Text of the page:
China’s shrinking population: What it could mean for the rest of the world

China’s population started shrinking for the first time in decades with the start of the new year. 

Reportedly losing roughly 850,000 people from the previous 2022 year, according to China’s National Bureau of Statistics.

This has resulted due to a variety of factors like the Covid-19 pandemic, China’s one-child policy, and its aging workforce. 

Chinese Population, Global Economy, Economists
The declining Chinese population has economists concerned about the implications for the global economy. (Hector Retamal)

Slowing China’s economic development and production, as one of the world’s greatest manufacturers and exporter of goods.

What does this mean for China and the rest of the world?

Well, currently China is making efforts to restore its population by implementing a new three child-policy.

“This is a good and major step, but it could be difficult to reverse the declining birth rate,” Xu Hongcai, Deputy Director of the Economic Policy Commission said. “The fertility rate is just 1.3, which is too low and this is a dangerous signal.”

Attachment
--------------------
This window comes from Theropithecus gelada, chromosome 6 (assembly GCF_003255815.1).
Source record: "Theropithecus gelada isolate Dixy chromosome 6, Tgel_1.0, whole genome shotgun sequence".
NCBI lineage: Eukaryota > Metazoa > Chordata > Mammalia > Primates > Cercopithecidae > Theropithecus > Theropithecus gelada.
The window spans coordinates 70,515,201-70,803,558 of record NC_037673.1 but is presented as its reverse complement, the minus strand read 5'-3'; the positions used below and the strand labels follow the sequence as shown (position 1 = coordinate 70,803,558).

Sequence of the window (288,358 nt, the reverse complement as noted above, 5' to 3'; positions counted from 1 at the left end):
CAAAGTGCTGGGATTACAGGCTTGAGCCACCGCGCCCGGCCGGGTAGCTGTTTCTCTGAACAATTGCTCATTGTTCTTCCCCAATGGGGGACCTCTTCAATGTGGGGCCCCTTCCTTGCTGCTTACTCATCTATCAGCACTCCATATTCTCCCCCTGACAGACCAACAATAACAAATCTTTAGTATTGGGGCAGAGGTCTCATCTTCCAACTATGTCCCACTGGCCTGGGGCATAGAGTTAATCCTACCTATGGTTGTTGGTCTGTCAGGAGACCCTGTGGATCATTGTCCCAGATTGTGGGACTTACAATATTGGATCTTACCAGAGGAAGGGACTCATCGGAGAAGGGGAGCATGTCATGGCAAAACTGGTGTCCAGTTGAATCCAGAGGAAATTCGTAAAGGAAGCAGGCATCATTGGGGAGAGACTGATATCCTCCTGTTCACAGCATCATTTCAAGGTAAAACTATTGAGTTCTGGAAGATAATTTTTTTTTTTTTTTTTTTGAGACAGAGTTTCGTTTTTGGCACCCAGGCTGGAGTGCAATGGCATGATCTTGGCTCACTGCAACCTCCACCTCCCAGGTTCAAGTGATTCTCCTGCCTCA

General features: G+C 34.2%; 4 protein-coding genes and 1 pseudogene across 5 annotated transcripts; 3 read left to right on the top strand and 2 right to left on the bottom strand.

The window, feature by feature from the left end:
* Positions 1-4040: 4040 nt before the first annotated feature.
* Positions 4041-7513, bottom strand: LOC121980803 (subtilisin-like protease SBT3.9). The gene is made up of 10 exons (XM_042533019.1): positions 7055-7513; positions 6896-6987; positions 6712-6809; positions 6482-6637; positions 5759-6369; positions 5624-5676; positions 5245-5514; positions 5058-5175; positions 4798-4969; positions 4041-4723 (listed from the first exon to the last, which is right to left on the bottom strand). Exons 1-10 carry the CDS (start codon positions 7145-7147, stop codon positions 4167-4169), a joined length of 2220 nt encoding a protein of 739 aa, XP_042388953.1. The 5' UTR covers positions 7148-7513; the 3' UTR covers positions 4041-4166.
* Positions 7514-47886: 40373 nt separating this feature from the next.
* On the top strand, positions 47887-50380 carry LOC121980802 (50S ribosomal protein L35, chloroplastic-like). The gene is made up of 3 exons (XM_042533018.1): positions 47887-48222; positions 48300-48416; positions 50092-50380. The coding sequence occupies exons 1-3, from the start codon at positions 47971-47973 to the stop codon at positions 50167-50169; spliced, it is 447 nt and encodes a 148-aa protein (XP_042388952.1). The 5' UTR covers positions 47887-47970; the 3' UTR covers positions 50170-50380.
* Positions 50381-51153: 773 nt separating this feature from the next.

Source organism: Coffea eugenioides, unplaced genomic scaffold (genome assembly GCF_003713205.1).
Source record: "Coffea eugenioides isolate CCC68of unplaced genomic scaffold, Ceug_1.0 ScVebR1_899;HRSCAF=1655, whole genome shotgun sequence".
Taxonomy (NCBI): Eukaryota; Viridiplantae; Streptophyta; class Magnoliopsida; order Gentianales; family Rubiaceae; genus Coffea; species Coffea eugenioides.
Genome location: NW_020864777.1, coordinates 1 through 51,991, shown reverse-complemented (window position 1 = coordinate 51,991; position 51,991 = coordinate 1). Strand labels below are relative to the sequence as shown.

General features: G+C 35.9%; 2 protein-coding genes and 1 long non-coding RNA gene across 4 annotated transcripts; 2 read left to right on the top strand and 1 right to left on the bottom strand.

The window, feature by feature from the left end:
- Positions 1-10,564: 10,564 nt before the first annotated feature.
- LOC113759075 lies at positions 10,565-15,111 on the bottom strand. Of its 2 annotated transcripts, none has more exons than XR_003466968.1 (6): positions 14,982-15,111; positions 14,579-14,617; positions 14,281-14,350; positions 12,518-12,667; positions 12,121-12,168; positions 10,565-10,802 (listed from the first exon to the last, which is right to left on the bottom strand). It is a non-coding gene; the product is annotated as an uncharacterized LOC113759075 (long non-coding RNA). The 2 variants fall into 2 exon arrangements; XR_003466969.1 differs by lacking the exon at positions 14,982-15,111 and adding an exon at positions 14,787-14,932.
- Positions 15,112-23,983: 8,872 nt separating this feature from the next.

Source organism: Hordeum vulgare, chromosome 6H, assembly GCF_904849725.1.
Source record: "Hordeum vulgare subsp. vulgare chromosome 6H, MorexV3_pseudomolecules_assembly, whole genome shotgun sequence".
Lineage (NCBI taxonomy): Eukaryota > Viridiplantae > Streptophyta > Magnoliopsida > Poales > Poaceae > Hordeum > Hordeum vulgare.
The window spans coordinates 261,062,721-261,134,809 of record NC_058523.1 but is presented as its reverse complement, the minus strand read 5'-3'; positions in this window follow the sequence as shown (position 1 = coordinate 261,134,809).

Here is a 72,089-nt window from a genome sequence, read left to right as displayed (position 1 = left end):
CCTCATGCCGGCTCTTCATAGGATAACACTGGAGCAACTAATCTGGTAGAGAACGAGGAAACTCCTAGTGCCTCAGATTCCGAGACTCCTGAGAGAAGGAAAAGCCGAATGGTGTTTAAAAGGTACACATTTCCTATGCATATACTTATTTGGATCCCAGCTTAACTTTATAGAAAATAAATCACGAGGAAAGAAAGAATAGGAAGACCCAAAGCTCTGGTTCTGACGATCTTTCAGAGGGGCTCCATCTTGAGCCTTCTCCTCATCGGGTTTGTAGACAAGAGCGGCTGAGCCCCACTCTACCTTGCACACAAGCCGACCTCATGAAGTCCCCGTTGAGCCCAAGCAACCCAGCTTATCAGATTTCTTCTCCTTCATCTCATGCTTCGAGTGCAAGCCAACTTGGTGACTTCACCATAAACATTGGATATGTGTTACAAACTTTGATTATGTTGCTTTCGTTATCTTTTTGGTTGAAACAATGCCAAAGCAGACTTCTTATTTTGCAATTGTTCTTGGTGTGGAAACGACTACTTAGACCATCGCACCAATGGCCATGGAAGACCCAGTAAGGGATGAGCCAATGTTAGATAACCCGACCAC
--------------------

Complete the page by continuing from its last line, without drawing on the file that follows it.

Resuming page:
However, only time will tell if this reformed policy will help to encourage families to raise more children and slow the decrease in China’s population.

On the other hand, the world may not be able to take this change so well, as China’s lowering labor may result in inflation around the world

“China’s labor force engaged in manufacturing is starting to shrink,” Obstetrics and Gynecology Researcher Yi Fuxian said. “Meaning higher manufacturing costs in China will lead to high prices and high inflation in the U.S. and EU.”

This change would only exacerbate economic problems that plague many nations at the moment, as their economies continue to recover from the shock of the pandemic.

So as China reacts to its lowered workforce, and the world begins to feel the effects of this change, it may be up in the air how greatly these changes will affect China and the rest of the world. 

“I think this is a very pressing issue, that China really needs to tame this grey rhino, as everybody knows the problem is there, everybody knows they need to do something,” Greater China Chief Economist Raymond Yeung said.